Why Aren’t We There Yet?

The following is an excerpt from an Oct. 16 speech by Federal Communications Commission member Ajit Pai

The following is an excerpt from an Oct. 16 speech by Federal Communications Commission member Ajit Pai at the Communications Liberty and Innovation Project in Washington, D.C.:

We are in the midst of revolutionary change in the technologies employed by the communications industry. We are fast undergoing an Internet transformation that will lead to an all-IP world.

Or we should be. American innovation is only the first step towards a modern communications infrastructure. The next step is deployment. By building out these networks, Americans from even the smallest of towns will be able to compete with their global peers in the 21stcentury economy. And making these investments will create American jobs.

So why aren’t we there yet?

One problem is the anachronistic laws we at the FCC are required to apply. Today, the FCC operates under a Communications Act that was last substantially revised in 1996 — an act that divides the communications marketplace into silos of technologies and services. Convergence and competition have rendered this approach hopelessly outdated, as voice, video, and data are quickly becoming just packets of information carried on the same networks.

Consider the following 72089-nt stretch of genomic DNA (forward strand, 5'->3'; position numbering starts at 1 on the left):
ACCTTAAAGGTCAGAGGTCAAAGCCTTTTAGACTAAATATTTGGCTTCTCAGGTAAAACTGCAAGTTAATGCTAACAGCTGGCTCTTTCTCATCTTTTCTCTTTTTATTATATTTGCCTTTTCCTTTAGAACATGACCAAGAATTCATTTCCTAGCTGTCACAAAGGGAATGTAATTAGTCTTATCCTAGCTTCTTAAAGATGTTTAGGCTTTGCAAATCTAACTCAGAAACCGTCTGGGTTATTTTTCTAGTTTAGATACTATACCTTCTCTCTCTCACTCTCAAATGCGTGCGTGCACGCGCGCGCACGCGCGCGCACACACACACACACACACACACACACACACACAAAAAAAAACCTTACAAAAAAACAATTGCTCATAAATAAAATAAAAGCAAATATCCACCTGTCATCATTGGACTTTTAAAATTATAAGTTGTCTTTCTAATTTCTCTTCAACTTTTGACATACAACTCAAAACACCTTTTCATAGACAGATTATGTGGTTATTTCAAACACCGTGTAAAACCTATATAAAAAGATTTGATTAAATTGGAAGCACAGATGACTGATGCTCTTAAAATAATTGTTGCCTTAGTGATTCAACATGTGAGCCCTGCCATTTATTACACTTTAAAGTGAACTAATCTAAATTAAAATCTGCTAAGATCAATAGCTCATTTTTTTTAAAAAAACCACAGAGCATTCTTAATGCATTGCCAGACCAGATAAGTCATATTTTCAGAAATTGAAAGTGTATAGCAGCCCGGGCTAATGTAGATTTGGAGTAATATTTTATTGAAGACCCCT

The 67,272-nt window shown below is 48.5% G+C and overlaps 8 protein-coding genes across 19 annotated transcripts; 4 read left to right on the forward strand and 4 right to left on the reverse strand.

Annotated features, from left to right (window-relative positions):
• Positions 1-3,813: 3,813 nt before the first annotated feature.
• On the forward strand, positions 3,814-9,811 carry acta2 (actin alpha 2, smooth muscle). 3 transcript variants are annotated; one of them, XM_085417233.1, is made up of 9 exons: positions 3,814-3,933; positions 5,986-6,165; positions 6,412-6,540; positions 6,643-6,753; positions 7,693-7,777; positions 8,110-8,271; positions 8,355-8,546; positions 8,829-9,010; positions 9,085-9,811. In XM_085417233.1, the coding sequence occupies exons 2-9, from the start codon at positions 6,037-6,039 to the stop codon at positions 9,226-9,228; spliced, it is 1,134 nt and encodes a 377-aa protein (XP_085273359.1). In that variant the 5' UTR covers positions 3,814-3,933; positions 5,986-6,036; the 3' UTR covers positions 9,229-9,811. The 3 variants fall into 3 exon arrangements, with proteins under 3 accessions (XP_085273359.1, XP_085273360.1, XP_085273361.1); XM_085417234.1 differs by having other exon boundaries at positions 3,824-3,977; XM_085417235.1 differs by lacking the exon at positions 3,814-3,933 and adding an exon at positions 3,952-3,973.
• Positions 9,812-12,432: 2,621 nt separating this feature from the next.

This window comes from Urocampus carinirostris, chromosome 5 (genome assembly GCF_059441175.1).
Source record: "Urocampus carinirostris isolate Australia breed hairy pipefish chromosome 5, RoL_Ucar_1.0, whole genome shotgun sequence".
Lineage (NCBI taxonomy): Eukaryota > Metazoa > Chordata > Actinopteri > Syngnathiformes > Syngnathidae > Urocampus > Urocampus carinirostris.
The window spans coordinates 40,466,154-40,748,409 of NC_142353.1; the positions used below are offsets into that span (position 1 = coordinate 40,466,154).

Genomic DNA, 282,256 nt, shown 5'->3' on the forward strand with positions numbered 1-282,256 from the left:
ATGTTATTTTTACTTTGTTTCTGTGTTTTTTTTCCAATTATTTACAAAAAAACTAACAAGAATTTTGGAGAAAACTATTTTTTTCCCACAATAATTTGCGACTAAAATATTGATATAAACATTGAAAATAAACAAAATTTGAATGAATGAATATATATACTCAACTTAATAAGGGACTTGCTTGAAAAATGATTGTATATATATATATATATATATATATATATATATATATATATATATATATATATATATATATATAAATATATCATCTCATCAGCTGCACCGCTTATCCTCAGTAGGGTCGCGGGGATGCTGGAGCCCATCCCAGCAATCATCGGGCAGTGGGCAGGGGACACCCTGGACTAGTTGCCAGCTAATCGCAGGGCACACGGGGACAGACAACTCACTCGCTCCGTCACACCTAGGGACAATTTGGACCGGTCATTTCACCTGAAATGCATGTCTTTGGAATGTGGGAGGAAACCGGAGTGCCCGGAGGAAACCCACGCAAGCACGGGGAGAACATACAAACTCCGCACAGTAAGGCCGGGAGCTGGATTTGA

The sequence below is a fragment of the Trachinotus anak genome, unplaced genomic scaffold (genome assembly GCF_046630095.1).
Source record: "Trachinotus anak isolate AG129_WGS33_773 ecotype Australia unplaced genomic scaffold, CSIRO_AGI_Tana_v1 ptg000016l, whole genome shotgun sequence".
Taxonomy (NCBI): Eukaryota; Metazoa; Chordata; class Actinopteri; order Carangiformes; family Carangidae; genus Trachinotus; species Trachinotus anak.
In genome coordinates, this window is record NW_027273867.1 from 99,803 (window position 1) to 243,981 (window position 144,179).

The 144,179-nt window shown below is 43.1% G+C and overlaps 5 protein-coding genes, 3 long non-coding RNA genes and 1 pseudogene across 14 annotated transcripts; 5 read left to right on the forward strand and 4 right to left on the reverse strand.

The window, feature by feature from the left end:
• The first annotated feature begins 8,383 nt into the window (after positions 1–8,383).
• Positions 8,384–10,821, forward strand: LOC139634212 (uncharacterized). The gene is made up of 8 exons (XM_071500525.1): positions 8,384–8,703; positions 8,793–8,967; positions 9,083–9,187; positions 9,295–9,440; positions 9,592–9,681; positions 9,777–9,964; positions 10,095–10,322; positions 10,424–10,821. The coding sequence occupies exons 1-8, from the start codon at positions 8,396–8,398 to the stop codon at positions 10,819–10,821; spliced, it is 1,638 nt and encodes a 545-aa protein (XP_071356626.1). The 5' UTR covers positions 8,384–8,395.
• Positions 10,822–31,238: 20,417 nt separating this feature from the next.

Congress, of course, must decide how — and when — to revise the Communications Act. But absent direction from Capitol Hill, it is up to the Commission to administer and interpret the Act as it is.

When it comes to investment in IP infrastructure, the big question is how these services should be regulated, if at all. The text of the Communications Act doesn’t provide clear guidance, and thus far the FCC has not supplied a definitive answer. Firms facing major investment decisions want to know how they are going to be regulated. And if they don’t get an answer, they will be reluctant to make long-term financial commitments.

To get this capital off the sidelines, I believe that the FCC must clearly signal that it will not apply a 20th century model of economic regulation to IP networks. That model is obsolete. The marketplace has changed, and our regulations need to change too.